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Florida Board of Governors approves $1.1M for New College

Richard Corcoran sitting during a meeting
Daylina Miller
/
WUSF Public Media
Richard Corcoran thanked Gov. Ron DeSantis during his first public remarks as New College's interim president.

New College of Florida is in line to receive $1.1 million in what is known as performance-based funding after state university system officials on Wednesday signed off on a "student success plan monitoring report" presented by the school's president, Richard Corcoran.

New College of Florida is in line to receive $1.1 million in what is known as performance-based funding after state university system officials on Wednesday signed off on a “student success plan monitoring report” presented by the school’s president, Richard Corcoran.

The small liberal arts school in Sarasota was eligible to receive about half of a larger pot of nearly $4.2 million in performance funds from the state, after failing to reach an adequate score based on factors such as graduation rates. New College initially received roughly $1.1 million last year after presenting the plan to the state university system's Board of Governors.

Corcoran on Tuesday provided an update on the school’s progress toward reaching eight goals laid out in the student success plan. For example, Corcoran said that more than $5.5 million in what the school called “campus life improvements” have been completed on campus. The expenditures included adding turf to outdoor study areas, improvements to an on-campus fitness center and library, adding security cameras and re-opening a cafe, according to the report.

“All of those things, from dormitories, to housing, to food, to campus life, everything has been completely redone,” Corcoran said to members of the board’s Budget and Finance Committee.

Corcoran and the New College Board of Trustees have sought to make major changes at the school after Gov. Ron DeSantis last year revamped the board with a slate of conservative appointees.

New College also in September set out to issue more than $400,000 in “internship scholarships” to more than 200 new students as the school has sought to increase enrollment.

“We awarded $438,940 to 223 new students,” a presentation given to the committee Tuesday said.

Committee member Eric Silagy asked about the student scholarships, which Corcoran said provide recipients with $2,000 for securing internships. Silagy pointed to data provided by New College that said the school had a 65 percent student retention rate during the 2022-23 academic year, and a goal of reaching a 75 percent retention rate for the current school year.

Silagy asked whether New College is giving the $2,000 scholarships to students up-front and questioned if the school would recuperate scholarship money if a student withdrew.

“Like you said, you’re hoping to get to a 75 percent retention rate. Which means 25 percent are not going to be there,” Silagy said.

“There’s no clawback, because they don’t get access to that $2,000 until they are enrolled in that internship,” Corcoran said.

Silagy’s also questioned whether the money had already been disbursed.

“So the $430,000 hasn’t been distributed,” Silagy said, “it’s just reserved for them to do that?”

“That’s correct,” Corcoran said.

“All of those things, from dormitories, to housing, to food, to campus life, everything has been completely redone.”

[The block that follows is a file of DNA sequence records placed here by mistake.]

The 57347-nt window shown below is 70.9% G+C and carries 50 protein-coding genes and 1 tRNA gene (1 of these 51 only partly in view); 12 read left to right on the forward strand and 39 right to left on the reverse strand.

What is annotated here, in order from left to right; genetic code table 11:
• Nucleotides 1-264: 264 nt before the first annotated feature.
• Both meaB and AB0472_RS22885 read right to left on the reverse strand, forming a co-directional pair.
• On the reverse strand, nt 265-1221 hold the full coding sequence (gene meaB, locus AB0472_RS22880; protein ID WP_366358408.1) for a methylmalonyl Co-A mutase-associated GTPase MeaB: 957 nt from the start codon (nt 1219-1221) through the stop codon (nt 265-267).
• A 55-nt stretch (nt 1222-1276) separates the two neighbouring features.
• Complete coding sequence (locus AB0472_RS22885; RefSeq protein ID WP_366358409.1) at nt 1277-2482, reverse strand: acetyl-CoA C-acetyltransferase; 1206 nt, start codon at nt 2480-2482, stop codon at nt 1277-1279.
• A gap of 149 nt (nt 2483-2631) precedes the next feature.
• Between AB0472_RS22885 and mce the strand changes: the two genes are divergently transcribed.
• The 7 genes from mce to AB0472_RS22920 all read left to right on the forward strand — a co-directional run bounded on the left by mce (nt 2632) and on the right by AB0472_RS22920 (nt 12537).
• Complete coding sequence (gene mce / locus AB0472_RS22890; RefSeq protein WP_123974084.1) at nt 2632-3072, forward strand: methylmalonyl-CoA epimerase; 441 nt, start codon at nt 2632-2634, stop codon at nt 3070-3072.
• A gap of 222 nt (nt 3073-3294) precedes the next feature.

Richard Corcoran

Corcoran, a Republican former Florida House speaker, also said that one of the eight goals laid out by the school has not yet been reached.

“This is sort of the only little blip. We had told you guys we would hire and train four academic coaches. What we did over the course between our September pitch to you guys and now, is we created two senior academic coaches and we’re allowing those … coaches to hire four more,” Corcoran said.

Board of Governors member Alan Levine, who is chairman of the Budget and Finance Committee, supported the board's approval of the plan even though the hiring goal had not been completed.

Levine said Tuesday that a different university previously had encountered a similar issue in the past “where they were in the process of hiring, and we gave them credit for it, because it was being done.”

“And I would encourage us to do that today. Because we do have a precedent for it. And I think that it’s clear that progress has been made toward this student achievement plan,” Levine said.

The full Board of Governors gave final approval to the New College plan and authorized the release of the funds on Wednesday.

Jono Miller, president of the group NCF Freedom that has opposed actions by Corcoran and the revamped trustees board, spoke in favor of the release of $1,099,013 to the school.

“Because the current administration did substantially implement the initiatives outlined in the student success plan,” Miller said Wednesday.

Meanwhile, the Florida Legislature earmarked tens of millions of dollars in state funds for the university in the state spending plan for the upcoming fiscal year. The budget needs approval from DeSantis.

The state budget includes $15 million for New College that would have to be spent on things such as temporary student housing and academic coaches, but there are some strings attached. New College officials would have to submit a detailed business plan to the Board of Governors outlining “the institution’s long-term student enrollment goals and how it will use the funding provided by the state to achieve these goals.”

The budget would steer a separate $10 million to the school for “operational enhancements,” with Corcoran and the New College trustees given discretion on how the funds are spent.